Entrepreneur Ethan and Entrepreneur Emma are similar in a lot of ways. They have built successful businesses from the ground up; are creators of innovative products, and are considered by their peers as visionaries. But there is a major difference between them. Probably the best way to explain this difference is to observe them in action.
One morning, Ethan’s production manager enters his office at which point Ethan launches into an inquisition. Apparently there is an issue on the assembly line and Ethan wants to get to the bottom of it. The production manager begins to explain the problem, but Ethan interrupts and cuts him off. He raises his voice and his face turns red – it’s obvious that he’s agitated. Eventually he stands up, paces and gestures frequently.
Across town, Emma is meeting with her sales manager who is explaining issues involving a downturn in sales. Emma sits calmly and listens to the entire presentation. She doesn’t say anything for a few moments and then asks several very direct questions. Her expression never changes as her clear blue eyes focus like lasers on her associate. Emma is the picture of composure and finally offers her opinion in a steady and measured voice.
How would we characterize the behavior of Ethan? And how about that of Emma? The word that describes Ethan is “aggressive” and the word that describes Emma is “assertive.” There’s no question that Ethan was heavy handed in his approach with the production manager. It’s almost like he was trying to overpower the guy. By contrast Emma was able to demonstrate her leadership forcefully without showing anger.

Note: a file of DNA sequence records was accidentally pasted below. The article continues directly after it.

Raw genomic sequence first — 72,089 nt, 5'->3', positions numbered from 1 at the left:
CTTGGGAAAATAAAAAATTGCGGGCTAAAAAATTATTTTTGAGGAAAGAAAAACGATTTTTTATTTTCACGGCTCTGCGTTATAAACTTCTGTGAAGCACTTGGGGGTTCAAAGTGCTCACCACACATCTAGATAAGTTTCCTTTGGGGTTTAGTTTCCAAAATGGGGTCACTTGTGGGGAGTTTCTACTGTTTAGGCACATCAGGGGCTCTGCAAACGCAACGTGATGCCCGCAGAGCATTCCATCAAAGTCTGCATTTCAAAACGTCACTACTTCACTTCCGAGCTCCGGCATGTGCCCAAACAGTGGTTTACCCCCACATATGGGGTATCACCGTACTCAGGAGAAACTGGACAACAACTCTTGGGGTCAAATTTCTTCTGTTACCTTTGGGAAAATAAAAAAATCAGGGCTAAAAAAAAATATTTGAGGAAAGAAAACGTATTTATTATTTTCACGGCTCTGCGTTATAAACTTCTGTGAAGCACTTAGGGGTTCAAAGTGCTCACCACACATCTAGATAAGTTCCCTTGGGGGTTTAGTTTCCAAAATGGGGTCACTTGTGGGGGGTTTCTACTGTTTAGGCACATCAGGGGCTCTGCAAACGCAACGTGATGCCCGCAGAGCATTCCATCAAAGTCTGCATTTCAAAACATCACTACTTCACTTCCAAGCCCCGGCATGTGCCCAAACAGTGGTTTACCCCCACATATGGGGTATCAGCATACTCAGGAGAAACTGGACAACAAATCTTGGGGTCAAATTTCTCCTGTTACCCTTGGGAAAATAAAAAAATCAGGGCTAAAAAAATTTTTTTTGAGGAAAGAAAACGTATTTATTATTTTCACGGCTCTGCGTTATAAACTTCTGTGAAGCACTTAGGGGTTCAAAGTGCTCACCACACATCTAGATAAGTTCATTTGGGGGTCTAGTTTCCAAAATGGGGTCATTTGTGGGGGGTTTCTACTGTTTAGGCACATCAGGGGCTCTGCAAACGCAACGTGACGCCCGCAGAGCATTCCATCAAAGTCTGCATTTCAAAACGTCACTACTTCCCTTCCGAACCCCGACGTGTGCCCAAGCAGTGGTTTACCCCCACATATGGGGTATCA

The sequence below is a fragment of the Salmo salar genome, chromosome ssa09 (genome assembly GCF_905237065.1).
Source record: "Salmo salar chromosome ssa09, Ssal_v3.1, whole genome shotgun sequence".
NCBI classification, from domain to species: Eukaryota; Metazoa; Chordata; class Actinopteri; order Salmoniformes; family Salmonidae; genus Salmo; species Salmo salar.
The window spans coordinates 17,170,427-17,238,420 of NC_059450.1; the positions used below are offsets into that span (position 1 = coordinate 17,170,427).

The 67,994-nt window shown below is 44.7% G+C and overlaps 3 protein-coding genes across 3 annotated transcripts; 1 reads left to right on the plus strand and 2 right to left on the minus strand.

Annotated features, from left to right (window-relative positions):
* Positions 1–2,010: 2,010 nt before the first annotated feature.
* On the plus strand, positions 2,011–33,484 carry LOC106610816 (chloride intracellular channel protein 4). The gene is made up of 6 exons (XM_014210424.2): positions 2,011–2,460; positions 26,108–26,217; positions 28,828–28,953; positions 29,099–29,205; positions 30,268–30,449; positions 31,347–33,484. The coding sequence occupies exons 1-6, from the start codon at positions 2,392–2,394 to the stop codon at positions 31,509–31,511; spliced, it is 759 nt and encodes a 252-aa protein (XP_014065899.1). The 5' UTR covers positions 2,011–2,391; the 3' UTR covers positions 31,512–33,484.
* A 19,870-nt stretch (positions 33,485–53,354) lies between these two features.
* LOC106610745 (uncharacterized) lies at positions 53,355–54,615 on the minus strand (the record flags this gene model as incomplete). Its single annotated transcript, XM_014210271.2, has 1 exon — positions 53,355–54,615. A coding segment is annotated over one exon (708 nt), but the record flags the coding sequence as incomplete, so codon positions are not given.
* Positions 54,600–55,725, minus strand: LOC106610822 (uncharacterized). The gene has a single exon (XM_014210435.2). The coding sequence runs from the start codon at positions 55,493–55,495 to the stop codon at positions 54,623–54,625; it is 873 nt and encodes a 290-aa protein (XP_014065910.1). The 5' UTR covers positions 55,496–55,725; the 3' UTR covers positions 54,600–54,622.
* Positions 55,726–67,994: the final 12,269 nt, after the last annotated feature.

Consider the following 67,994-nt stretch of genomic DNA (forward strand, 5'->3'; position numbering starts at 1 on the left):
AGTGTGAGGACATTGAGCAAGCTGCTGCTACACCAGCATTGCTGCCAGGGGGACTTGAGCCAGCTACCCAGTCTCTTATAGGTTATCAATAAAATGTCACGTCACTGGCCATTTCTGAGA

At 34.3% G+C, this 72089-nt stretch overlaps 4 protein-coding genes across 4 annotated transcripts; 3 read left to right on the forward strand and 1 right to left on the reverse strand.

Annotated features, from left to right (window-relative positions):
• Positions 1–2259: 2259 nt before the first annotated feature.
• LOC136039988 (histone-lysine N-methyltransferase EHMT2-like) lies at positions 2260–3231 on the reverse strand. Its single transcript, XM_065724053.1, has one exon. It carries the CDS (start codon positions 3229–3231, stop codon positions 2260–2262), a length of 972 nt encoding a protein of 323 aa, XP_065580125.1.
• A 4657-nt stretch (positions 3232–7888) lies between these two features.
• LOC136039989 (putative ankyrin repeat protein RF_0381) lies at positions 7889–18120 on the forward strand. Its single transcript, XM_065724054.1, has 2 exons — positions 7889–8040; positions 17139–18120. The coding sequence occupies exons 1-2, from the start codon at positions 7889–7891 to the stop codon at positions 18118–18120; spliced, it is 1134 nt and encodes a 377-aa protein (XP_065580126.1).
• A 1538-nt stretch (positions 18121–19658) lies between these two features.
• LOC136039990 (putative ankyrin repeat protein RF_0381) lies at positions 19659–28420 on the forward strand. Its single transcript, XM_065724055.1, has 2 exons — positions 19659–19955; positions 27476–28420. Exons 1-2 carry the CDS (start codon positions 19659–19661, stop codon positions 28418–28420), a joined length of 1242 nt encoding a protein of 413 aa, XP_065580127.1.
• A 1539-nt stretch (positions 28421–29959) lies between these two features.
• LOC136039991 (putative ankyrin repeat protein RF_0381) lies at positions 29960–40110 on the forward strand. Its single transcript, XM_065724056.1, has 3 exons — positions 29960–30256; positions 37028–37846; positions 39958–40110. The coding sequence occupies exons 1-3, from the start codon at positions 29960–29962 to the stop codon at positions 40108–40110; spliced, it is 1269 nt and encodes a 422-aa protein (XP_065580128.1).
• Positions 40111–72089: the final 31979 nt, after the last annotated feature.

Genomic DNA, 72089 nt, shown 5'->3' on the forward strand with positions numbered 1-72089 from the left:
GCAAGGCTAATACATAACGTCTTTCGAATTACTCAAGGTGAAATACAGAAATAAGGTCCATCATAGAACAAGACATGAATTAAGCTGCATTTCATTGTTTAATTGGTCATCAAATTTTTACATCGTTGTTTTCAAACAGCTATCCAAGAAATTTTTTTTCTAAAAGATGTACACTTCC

Assertiveness or aggressiveness – which is the more effective leadership style? While it may depend upon the circumstances, assertiveness has a higher probability to successfully influence others. Think about it. Are we more receptive to someone who is positive or someone who is negative? An assertive leader may be straightforward and even direct, but never belittles or resorts to intimidation.
Why are some leaders too aggressive? I believe that one explanation could be a lack of confidence, some sort of insecurity, or a combination of both. People who are concerned about being “found out” may use aggressiveness as a smokescreen. Leaders who are overly aggressive may cause morale problems. When negative energy is created it is difficult to maintain a productive environment. Aggressive people may be prone to mercurial outbursts and unnerving stares which further contribute to the unhealthy atmosphere that has been created.
For entrepreneurs building a business (and anyone else for that matter), a gut check is in order to determine one’s position on the aggression meter. Aggressive tendencies can be tempered when we learn how to become more assertive. And the first step is to recognize when our aggressive behavior is about to go on display. It’s important to identify a trigger that alerts us that we need to shift gears. This will require some real introspection to make this discovery. Then we must emulate the behavior of an assertive person. We become impassive with our facial features. We project calm. We lower the volume of our voice and we show respect for those with whom we interact. Changing one’s reputation as an aggressive personality is a tall order. But with awareness and effort such a change can be accomplished.
Assertiveness is a positive quality that can enhance our leadership style. And through awareness and commitment it’s possible to eliminate aggressive tendencies and replace them with the assertive traits that are desirable.
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This blog is being written in tandem with my book, “An Entrepreneur’s Words to Live By,” available on Amazon.com in paperback and Kindle (My Book), as well as being available in all of the other major eBook formats.